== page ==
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10/10/2012 11:16:00 AM
Ranchers, others grapple with Off-Highway Vehicles impacts - Part 1 of a series
Unauthorized OHVs and campers can decimate range land, like this area on the Orme Ranch.Courtesy photo
Unauthorized OHVs and campers can decimate range land, like this area on the Orme Ranch.
Courtesy photo
OHVs: 5 to 30 times more damage than hikers
In a 2006 USGS report, scientific measurements are specific for five categories: soils and watersheds, vegetation, wildlife and habitats, water quality and air quality.

For example, scientists have documented 4-wheel drive vehicles and trailbikes apply five to 15 times the pressure to the soil as that of a hiking boot, Australian Ralf Buckley wrote in his 2004 book, Environmental Impacts of Ecotourism.

On level ground, the range was 1,000-2,300 gm/cm squared, and that number can be 10 times greater when OHVs are braking, accelerating or skidding.

"For example, 50 passes by a trailbike doubled slopewash, and 20 passes by a truck increased it five times," Buckley wrote. "An OHV causes 5-30 times as much damage to vegetation as hikers."

Cheryl Hartz
News Editor

(Editor's Note: Following is the first in a series of articles about the burgeoning popularity of OHVs, and the management of their impacts. A 2006 United States Geological Survey report on off-highway vehicles defined OHV as "any civilian off-highway vehicle." This series of articles concerns mainly ATV use, but does not exclude other vehicles. The series will deal with OHV usage from Chino Valley and Paulden to the Cordes Junction area.)

Longtime Orme Ranch managers Alan and Diana Kessler must deal with the massive damage unauthorized, unrestricted OHV use causes.

"Sometimes I feel like I'm the only one who cares," Alan Kessler said. "The trails don't heal over, and what is not often recognized is the 'staging areas,' where large areas of grass are trampled out by campers, trailers, fire pits and increased and concentrated traffic."

Other OHV users see a bare area and continue to use it, he noted. Some recreational OHV users, and sometimes hunters, cut fences, leave gates open and even injure livestock, leading to economic and safety concerns.

"There are a lot of nice people out there. But nice or not, the sheer numbers cause resource damage," Kessler said. "Sometimes I feel like I'm the only one who cares."

He isn't by a long shot.

The ecological impacts of vehicles driving off-road have been recognized since the 1920s, and some of the damage remains nearly 100 years later.

"Meinecke (1928) recorded damage to the roots of redwood trees," Australian Ralf Buckley said in his 2004 book, Environmental Impacts of Ecotourism.

That was decades before the advent of modern OHVs and the controversy their use causes.

Although OHVs benefit professions from ranching to border patrol, even limited use destroys fragile landscapes. That was apparent visually, but scientifically not well documented until the past couple of decades.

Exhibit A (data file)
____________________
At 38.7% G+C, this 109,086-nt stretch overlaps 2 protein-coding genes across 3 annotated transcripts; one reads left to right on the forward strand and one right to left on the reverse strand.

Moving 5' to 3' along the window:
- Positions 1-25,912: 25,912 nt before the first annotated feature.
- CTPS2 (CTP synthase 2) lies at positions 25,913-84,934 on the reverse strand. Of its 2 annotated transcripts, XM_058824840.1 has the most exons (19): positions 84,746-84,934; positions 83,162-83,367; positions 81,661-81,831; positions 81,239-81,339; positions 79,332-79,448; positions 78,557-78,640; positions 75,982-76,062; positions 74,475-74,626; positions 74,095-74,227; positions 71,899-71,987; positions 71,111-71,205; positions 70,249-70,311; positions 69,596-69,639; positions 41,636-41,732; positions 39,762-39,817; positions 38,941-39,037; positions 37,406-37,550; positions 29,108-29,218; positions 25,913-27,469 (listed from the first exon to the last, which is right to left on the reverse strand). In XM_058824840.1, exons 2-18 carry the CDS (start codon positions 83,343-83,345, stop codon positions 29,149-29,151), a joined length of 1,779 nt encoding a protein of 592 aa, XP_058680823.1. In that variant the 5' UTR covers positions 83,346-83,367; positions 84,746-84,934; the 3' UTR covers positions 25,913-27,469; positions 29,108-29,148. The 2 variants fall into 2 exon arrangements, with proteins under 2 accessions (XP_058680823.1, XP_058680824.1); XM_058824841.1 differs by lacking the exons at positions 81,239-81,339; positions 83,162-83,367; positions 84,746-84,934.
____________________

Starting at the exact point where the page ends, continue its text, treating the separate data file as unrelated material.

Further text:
With an explosion of recreational use, the environmental impact of OHVs is a worldwide concern, with studies from Alaska to Australia.

In the 1960s and 1970s, the rapid growth of vehicle recreation prompted scientific studies by federal and state land-managing agencies, according to a report by Michael Sampson, California associate state archeologist.

Buckley said researchers began to focus on particular ecosystems, including the U.S. Southwest.

What they found was 4-wheel drive vehicles and trailbikes applied five to 15 times the pressure to the soil as that of a hiking boot, and that can be 10 times greater when OHVs are braking, accelerating or skidding.

Immediate effects are to break up soil crusts and compress deeper layers. Ultimately, this increases erosion, destroys vegetation and introduces non-native plants.

Other researchers have found wildlife can suffer specific damage, such as hearing loss in kangaroo rats, desert iguanas and fringe-toed lizards. This interfered with the animals' ability to detect predators, especially rattlesnakes.

Spadefoot toads, mistaking OHV noise for thunder associated with the rainy season, emerged early from their burrows.

Even the results of humans traveling where they otherwise might not go - from litter to fire - are under the microscope.

"There are enormous differences in impacts between different OHV users. Driven carefully at the right speed, with the right tyres, in the right places, by a well-informed user, a 4WD vehicle is a perfectly reasonable and legitimate way to enjoy many landscapes. Driven carelessly or with deliberate impacts, in fragile areas, by an ignorant or heedless user, OHVs can rapidly cause major and ecologically significant damage to soils, plants and animals," Buckley concluded.

USGS staff member Robert Webb, an adjunct associate professor of geosciences at the University of Arizona, has made a career studying the environmental impact of OHVs. He published Environmental Effects of Off-Road Vehicles, Impacts and Management in Arid Regions (1983), documenting the results of OHV use in California's Mohave Desert.